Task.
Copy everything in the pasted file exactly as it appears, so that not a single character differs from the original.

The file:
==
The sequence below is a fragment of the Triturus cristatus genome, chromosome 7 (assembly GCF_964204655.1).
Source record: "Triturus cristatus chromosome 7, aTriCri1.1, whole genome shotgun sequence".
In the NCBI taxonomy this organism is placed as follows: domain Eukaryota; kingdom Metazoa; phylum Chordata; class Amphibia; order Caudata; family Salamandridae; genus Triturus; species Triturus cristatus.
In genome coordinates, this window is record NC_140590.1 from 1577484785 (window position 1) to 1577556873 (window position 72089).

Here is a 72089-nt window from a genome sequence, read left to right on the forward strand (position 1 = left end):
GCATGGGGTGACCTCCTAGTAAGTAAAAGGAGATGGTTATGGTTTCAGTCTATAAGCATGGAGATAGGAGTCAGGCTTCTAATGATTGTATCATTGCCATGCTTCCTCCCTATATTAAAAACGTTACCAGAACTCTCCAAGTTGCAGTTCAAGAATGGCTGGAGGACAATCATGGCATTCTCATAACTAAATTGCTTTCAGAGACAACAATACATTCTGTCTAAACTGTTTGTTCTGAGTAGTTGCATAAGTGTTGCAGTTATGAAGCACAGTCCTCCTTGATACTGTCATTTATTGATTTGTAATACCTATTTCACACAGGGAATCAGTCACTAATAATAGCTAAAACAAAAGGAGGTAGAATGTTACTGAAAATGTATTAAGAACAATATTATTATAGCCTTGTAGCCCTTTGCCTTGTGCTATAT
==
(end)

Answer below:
The sequence below is a fragment of the Triturus cristatus genome, chromosome 7 (assembly GCF_964204655.1).
Source record: "Triturus cristatus chromosome 7, aTriCri1.1, whole genome shotgun sequence".
In the NCBI taxonomy this organism is placed as follows: domain Eukaryota; kingdom Metazoa; phylum Chordata; class Amphibia; order Caudata; family Salamandridae; genus Triturus; species Triturus cristatus.
In genome coordinates, this window is record NC_140590.1 from 1577484785 (window position 1) to 1577556873 (window position 72089).

Here is a 72089-nt window from a genome sequence, read left to right on the forward strand (position 1 = left end):
GCATGGGGTGACCTCCTAGTAAGTAAAAGGAGATGGTTATGGTTTCAGTCTATAAGCATGGAGATAGGAGTCAGGCTTCTAATGATTGTATCATTGCCATGCTTCCTCCCTATATTAAAAACGTTACCAGAACTCTCCAAGTTGCAGTTCAAGAATGGCTGGAGGACAATCATGGCATTCTCATAACTAAATTGCTTTCAGAGACAACAATACATTCTGTCTAAACTGTTTGTTCTGAGTAGTTGCATAAGTGTTGCAGTTATGAAGCACAGTCCTCCTTGATACTGTCATTTATTGATTTGTAATACCTATTTCACACAGGGAATCAGTCACTAATAATAGCTAAAACAAAAGGAGGTAGAATGTTACTGAAAATGTATTAAGAACAATATTATTATAGCCTTGTAGCCCTTTGCCTTGTGCTATAT